As with most parents, I hardly remember the life I had before I became Mummy to the most deliciously delightful bundle of wonder I have ever laid eyes on.


Emmy – aged 2, looking for dinosaurs in Mair Park, Whangarei.

Credit: Haley Rogers Photography

I vaguely recall working in a beautiful glass office overlooking the ocean, wearing makeup and high heels, and taking leisurely lunch breaks. I still keep in touch with some of the friends I made while working at the local Council. I have photos on a very old Bebo account to remind me of the drunken cruise I took with my bestie around the Pacific, the walks of shame from Soho to Valley Road, and the many, many barefoot R & V moments.

But all of the pre-Emmy years felt like work experience to me – my life began when I became Mummy.

“I” took the back foot, and “we” became the new normal. I waded through years of infertility heartbreak before being blessed with a walking, talking clone of a pretty interesting New Years rebound – so I was more than ready to give in to my lifelong ambition of motherhood.

Then came all the celebrations:

Her first birthday came – we dressed everything in pink, including our house, and celebrated with friends and family.
Her second birthday came – a bouncy castle was hired, a mini carnival was set up, and we celebrated with friends and family.
Her third birthday came – we hired the local gardens, made far too much food, and we celebrated with friends and family.


Then, the older my Little Sweetheart got, the more we talked. The more we talked, the more questions she asked about me. The more she asked about me, the more she wanted to know about my life before her.

Suddenly, the memories of me came back.  Underneath my Mummy haircut, my practical jeggings, and my glovebox filled with kids snacks were memories of me. The ambitious, sociable, slightly alcoholic me. She used to be fun! And funny. And a little bit crazy.

And I missed her. Why couldn’t she have stayed when I became Mummy? Emmy would have loved her! She might have even loved her more than Bedtime Mummy, or Eat Your Veggies Mummy, or Brush Your Bloody Teeth Mummy. She would’ve danced with Emmy instead of brushing her off because there was work to be done. She would have stuffed Em’s lunchbox with Dunkaroos and Le Snacks instead of steamed broccoli and green beans. She would’ve read bedtime stories to Emmy every night instead of doing the dishes.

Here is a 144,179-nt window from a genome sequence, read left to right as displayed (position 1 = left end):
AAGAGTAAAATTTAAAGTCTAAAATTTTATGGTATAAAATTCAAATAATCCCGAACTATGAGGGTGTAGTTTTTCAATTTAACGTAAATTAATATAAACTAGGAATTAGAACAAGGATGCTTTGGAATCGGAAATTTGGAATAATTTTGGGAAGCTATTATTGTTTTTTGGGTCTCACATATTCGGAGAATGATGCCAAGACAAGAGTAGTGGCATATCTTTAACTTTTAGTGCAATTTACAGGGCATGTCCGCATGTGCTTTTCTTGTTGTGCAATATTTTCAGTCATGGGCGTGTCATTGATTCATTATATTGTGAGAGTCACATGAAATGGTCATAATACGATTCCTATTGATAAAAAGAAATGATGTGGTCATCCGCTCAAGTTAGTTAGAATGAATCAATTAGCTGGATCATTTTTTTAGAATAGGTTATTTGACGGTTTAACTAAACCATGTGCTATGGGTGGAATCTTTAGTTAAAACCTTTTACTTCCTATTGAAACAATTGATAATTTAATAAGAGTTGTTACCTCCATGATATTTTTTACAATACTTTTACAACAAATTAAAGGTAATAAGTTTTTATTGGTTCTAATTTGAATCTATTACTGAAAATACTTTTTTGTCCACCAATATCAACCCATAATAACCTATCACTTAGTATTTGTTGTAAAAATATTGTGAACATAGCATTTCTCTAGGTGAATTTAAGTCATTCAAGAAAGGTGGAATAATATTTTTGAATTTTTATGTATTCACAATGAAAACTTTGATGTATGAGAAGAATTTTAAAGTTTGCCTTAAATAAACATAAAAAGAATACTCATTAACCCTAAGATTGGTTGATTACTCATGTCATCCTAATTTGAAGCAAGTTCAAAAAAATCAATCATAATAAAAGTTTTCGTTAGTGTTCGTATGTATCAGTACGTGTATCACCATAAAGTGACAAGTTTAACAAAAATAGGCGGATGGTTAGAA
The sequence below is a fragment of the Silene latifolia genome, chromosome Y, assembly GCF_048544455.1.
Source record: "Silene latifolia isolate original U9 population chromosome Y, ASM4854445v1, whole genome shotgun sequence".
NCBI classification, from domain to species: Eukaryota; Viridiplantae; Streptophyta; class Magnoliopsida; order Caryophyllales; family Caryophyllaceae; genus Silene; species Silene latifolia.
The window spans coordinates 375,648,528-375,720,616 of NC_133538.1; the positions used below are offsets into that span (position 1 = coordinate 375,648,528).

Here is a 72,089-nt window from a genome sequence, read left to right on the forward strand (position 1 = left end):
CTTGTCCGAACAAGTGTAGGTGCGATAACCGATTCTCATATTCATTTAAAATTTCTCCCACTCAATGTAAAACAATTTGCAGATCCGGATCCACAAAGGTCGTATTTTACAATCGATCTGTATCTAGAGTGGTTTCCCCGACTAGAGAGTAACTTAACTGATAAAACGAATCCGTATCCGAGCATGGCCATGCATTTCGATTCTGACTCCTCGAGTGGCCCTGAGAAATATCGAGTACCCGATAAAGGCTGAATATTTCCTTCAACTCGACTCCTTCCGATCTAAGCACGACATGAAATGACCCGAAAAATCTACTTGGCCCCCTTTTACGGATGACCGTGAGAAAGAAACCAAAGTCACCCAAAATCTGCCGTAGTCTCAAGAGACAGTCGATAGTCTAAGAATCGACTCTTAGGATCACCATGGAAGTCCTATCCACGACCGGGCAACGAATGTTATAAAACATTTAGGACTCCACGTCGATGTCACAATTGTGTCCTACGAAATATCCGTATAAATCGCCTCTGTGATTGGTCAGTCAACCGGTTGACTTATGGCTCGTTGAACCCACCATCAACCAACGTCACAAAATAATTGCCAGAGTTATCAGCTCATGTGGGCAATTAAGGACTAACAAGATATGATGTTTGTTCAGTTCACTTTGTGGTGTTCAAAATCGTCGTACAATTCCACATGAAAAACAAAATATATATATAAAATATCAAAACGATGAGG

She had more money, more time, and far less worry etched into her forehead. She always smelled like Dolce & Gabbana, and her hair was long like the mermaids Emmy loves so much. Her wardrobe was filled with pretty things to play dress ups with, and she would’ve taken the time to let Emmy rummage through everything, instead of growling her for making more washing for Tired Mummy to do.

In four short years, my life, my self, my whole heart, became Emmy. Her favourite stories became mine. Her favourite places to go became mine. Her favourite activities became mine. Her dreams became mine.

She made the world a more beautiful place – her knack for finding magic in the most simple of situations endeared her to me even more. I fell head first into the adventure she had turned our lives into and I loved her so, so very much.

Then I realised something. She loved me too. She laughed at my jokes. She reached for my hand whenever she felt scared. She smiled at me every morning. She gave me sweet little nicknames. She praised me when I did something that made her happy. She asked about my c-section scar and apologised – very heartbroken – for hurting my tummy. She thanked me for piggybacking her up the stairs.

And she told me she loved me. A thousand times.

Maybe I wasn’t just Mummy. Maybe I was still in there somewhere too. Maybe she looked right through my Mummy face and saw me. Just me. And loved her too.

Whale Bay – a favourite Northland summertime spot.